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Latest news >Seminar on NGO/CSO contributions to EFA goals ...
 
SEMINAR ON NGO/CSO CONTRIBUTIONS TO THE EDUCATION FOR ALL GOALS IN SUBSAHARA AFRICA
Organized by UNESCO and the World Bank
 
in collaboration with the Collective Consultation of NGOs on Literacy and EFA and the ADEA Working Group on Non-Formal Education
 
 GENERAL REPORT
Bamako, 29 November to 2 December 2000
 
 
The seminar on contributions of non-governmental and other civil society organizations (NGOS/CSOs) to the Education for All (EFA) goals was held in Bamako, 29 November to 2 December 2000, within the framework of the United Nations Special Initiative for Africa and the follow-up to the Dakar Forum.
 

Organized by UNESCO and the World Bank, in collaboration with the Collective Consultation of NGOs on Literacy and Education For All and the Working Group on Non Formal Education of the Association for the Development of Education in Africa (ADEA), the seminar aimed at contributing to the following objectives:

Evaluate and valorize the contributions of NGOs/CSOs to achieve the EFA goals.

Strengthen the collaboration between NGOs/CSOs and other EFA partners, including the private sector.

Consolidate and strengthen civil-society/government collaboration on EFA issues at country level.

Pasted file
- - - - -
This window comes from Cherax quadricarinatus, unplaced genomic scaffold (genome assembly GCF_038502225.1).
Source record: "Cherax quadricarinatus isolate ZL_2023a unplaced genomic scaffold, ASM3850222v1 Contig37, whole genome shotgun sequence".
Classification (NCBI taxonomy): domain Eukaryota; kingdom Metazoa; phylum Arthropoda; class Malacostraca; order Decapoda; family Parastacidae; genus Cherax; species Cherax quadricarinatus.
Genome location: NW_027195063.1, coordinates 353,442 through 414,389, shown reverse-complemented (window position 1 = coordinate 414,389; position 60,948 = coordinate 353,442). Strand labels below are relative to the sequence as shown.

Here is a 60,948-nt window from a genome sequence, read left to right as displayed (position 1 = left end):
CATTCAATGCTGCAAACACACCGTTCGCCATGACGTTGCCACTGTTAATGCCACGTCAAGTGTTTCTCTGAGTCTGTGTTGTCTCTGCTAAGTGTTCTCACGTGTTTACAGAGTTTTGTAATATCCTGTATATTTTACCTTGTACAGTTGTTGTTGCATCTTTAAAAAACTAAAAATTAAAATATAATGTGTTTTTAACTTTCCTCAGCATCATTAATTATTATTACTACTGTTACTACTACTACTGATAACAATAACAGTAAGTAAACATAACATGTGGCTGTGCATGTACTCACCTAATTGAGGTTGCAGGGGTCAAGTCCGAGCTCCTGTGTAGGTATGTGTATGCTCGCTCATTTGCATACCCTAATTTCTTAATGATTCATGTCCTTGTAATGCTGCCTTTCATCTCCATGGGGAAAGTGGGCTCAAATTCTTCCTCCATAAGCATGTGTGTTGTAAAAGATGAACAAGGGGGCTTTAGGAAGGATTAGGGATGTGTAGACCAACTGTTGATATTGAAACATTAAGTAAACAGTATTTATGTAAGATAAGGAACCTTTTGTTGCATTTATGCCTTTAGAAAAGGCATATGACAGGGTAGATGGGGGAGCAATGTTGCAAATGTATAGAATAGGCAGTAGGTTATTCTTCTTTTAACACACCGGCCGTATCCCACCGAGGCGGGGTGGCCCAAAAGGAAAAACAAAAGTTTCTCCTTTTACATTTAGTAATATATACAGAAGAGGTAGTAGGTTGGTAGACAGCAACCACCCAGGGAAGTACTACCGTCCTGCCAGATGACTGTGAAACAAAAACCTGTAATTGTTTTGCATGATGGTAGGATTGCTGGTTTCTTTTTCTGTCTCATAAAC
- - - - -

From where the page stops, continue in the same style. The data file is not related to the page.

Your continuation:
Reinforce technical, professional and institutional capacities of NGOs/CSOs.

The expected outcomes were the following:
 

Strategies to understand, assess and valorize the contribution of NGOs/CSOs to EFA.

Recommendations on reinforcing mechanisms to support policy dialogue, resource mobilization and information-sharing.

Recommendations for the development of training/learning programmes to build technical and institutional capacities.

A platform to promote the achievement of EFA objectives.

Three working groups were formed to explore the three major themes of the seminar. The first group focused on identifying the specific contribution of NGOs/CSOs, the second on the mechanisms to facilitate information sharing and policy dialogue, and the third on developing strategies to promote training and learning.
 

The work was structured around the following activities:

The opening and closing ceremonies, chaired by His Excellency the Minister of Education of Mali in the presence of their Excellencies the Minister of Education of Niger, and the President of the ADEA Forum of Ministers, the Minister of Education of Chad.

The plenary sessions, to present and adopt the programme and working procedures, introduce the main thematic areas and present, discuss and validate the results of the working groups.

Group activities, to explore the three main themes of the seminar.

Field visits, to learn about innovative community education initiatives and to see how NGOs/CSOs organize themselves for networking.

Video sessions on three subjects

(i) Basic Education and Poverty, (ii) The Fight against HIV/AIDs and (iii) Education Reform in Latin America; Presentation of synthesis of replies to the questionnaire on the activities of NGOs/CSOs with regard to the three themes of the seminar; Seminar evaluation on the basis of a questionnaire.

 
After discussions in working groups and plenary sessions, the seminar made a number of observations and discussed ideas concerning the state of the art on issues raised:
 

Regarding strategies on valorizing NGO/CSO contributions, the seminar took note of achievements in the following areas:

formal primary education,

literacy and adult education, particularly with regard to women;

education/training for school drop-outs, including both girls and boys;

non-formal basic education in general;

social mobilization ;

community participation;